Taken all together, Ebolavirus is brought into host cells via endocytosis. There are different types of endocytosis that host cells utilize in order to bring the virus inside of the cell. Macropinocytosis is once way in which Ebolavirus is taken into a host cell. In this process, ruffled segments of the host’s plasma membrane protrude outward from the cell and form invaginations where the virus utilizes glycoproteins in order to attach to the surface of the plasma membrane. Next, the membrane closes in on the virus and, along with other molecules and extracellular fluids, forms a vesicle that is brought into the cell. Once the vesicle is inside of the cell, the NPC1 cholesterol transporter mediates the fusion of the virus with endosomes and lysosomes, after which the virus may leave its vesicle and begin replication.

Clathrin-mediated endocytosis is the other means by which Ebolavirus enters the host cell. This process is very similar to macropinocytosis in that the plasma membrane forms invaginations that engulf the cell. However, clathrin-mediated endocytosis is different in that proteins on the surface of the host’s surface, and in particular clathrin, facilitate the attachment of the virus to the host’s cell surface. Glycoproteins are still used to attach the virus to the cell surface, and the NP-C1 cholesterol transporter still facilitates the fusion of the virus with endosomes and lysosomes and still allows the virus to escape into the cytoplasm. Without the NPC1 cholesterol transporter, Ebolavirus cannot leave the vesicle in order to replicate and cause infection in other cells.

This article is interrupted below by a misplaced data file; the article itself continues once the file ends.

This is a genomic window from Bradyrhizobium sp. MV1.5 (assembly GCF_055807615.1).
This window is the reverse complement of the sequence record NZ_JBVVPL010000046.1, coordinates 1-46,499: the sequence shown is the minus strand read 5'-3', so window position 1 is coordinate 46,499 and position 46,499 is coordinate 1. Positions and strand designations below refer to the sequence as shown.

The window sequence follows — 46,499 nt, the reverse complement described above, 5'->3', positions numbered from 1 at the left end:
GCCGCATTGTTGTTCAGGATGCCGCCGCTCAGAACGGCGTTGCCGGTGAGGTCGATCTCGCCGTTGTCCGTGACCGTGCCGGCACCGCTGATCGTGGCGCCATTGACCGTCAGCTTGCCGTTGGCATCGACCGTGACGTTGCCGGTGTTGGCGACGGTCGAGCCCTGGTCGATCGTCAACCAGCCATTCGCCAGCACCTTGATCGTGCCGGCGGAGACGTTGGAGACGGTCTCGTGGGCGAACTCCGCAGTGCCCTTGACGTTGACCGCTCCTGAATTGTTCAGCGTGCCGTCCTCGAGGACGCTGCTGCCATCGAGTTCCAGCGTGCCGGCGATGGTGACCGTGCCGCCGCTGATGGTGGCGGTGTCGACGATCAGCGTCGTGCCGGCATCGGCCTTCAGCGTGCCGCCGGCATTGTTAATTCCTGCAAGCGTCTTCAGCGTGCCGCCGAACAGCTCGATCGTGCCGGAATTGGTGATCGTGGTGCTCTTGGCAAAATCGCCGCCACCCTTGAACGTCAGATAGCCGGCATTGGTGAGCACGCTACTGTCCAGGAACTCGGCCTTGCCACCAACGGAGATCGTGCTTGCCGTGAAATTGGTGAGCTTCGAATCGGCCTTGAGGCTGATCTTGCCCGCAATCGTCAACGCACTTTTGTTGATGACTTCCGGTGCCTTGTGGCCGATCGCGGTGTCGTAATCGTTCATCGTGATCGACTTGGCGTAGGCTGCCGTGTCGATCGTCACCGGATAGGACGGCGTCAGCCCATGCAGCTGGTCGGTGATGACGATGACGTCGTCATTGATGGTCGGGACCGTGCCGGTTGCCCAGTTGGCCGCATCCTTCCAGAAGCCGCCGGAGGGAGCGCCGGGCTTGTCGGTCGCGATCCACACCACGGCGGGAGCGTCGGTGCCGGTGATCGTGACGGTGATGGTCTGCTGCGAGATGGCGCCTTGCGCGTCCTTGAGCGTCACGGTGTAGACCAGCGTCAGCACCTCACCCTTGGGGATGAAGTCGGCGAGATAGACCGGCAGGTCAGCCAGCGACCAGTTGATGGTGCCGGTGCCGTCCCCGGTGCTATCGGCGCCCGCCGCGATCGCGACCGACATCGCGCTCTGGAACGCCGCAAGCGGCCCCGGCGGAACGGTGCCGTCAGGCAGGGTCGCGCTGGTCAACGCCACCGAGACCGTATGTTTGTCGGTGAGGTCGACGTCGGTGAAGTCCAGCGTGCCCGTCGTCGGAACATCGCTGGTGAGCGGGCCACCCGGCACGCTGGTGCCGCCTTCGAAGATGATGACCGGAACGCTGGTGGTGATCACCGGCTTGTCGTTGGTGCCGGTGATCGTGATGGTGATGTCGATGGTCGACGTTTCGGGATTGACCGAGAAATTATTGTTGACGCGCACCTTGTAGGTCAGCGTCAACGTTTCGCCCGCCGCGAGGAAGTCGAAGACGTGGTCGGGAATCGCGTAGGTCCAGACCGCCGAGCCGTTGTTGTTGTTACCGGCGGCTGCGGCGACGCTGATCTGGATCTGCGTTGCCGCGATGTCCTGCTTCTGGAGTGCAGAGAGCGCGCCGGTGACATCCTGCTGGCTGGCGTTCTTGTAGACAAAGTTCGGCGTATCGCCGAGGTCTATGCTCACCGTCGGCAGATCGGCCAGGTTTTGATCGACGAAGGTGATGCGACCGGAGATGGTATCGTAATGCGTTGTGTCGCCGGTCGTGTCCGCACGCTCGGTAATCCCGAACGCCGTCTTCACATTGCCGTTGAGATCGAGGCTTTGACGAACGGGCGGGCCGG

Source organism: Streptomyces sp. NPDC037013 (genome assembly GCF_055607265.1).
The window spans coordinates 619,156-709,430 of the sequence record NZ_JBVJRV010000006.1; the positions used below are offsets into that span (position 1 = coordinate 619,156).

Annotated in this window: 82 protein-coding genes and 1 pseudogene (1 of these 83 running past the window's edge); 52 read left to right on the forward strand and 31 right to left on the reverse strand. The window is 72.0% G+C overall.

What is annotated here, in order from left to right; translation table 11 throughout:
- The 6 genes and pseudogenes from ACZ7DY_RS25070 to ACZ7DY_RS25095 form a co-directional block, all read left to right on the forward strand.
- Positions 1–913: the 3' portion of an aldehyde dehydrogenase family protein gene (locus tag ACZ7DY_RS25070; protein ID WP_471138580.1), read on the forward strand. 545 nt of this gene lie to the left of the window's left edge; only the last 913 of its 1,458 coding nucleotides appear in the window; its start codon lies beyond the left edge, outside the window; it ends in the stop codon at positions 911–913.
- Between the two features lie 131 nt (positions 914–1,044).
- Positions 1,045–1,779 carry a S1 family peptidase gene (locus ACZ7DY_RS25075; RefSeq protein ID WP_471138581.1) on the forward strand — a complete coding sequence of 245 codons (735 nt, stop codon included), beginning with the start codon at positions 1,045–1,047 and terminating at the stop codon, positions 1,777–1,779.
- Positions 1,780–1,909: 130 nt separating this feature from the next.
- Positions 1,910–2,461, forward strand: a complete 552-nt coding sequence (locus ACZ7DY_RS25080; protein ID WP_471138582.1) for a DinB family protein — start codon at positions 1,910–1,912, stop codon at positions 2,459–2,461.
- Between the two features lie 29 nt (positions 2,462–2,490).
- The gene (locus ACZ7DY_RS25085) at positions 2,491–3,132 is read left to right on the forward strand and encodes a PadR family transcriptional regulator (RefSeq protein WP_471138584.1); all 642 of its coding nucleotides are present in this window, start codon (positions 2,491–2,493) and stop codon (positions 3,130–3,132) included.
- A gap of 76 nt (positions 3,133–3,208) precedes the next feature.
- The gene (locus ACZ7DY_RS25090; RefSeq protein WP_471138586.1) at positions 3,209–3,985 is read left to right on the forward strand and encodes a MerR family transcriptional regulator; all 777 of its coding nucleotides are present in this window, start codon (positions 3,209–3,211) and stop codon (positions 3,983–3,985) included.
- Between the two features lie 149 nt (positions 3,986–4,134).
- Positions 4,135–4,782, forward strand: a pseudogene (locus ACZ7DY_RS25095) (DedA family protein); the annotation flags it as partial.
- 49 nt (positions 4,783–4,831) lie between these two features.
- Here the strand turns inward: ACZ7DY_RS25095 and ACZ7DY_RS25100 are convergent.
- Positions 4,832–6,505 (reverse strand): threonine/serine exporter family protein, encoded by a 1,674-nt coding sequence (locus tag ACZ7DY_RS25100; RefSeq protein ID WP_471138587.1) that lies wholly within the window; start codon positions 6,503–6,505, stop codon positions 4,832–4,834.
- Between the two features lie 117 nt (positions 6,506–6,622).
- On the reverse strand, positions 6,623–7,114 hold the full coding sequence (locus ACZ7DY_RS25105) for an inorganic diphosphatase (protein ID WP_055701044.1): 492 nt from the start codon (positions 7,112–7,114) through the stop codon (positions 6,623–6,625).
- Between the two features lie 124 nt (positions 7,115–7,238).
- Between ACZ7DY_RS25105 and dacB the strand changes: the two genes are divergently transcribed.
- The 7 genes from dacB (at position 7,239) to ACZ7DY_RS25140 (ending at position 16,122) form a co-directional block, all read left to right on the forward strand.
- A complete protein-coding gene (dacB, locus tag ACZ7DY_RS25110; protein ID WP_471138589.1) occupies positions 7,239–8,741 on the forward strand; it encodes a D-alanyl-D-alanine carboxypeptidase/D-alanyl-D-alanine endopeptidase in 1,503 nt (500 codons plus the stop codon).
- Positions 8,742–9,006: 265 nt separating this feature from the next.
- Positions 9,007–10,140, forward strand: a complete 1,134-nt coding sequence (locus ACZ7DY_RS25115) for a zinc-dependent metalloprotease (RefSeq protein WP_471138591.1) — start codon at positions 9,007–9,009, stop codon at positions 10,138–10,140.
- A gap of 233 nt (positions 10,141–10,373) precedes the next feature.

Entry of virus particles is the first step of viral infection; therefore, understanding the processes and mechanisms involved are crucial for treatment, and in the development of a vaccine or cure. Viral entry into a host cell is a complicated process that makes the development of a vaccine very difficult. For example, if the NPC1 cholesterol transporter were knocked out, Ebolavirus would not be able to replicate, thus, the virus could not cause infection. The problem is that the host cannot survive without this protein. Nonetheless, all of the components involved in viral entry into the host cell are a valid means by which a vaccine may be developed, but in order to do so, researchers have to figure out how to develop it without damaging cellular components, or altering processes that would be harmful to the host.

Vaccines

To date, there is no form of treatment, cure, or vaccine commercially available for Ebolavirus infection. Carette et al. 2011 proposed a means for the development of potential antifilovirus pharmaceuticals by inhibiting the NPC1 cholesterol transporter. This has been demonstrated to inhibit EBOV infection in mice, but would block the cholesterol transport pathway; therefore, this form of treatment has not yet been found to be a cure.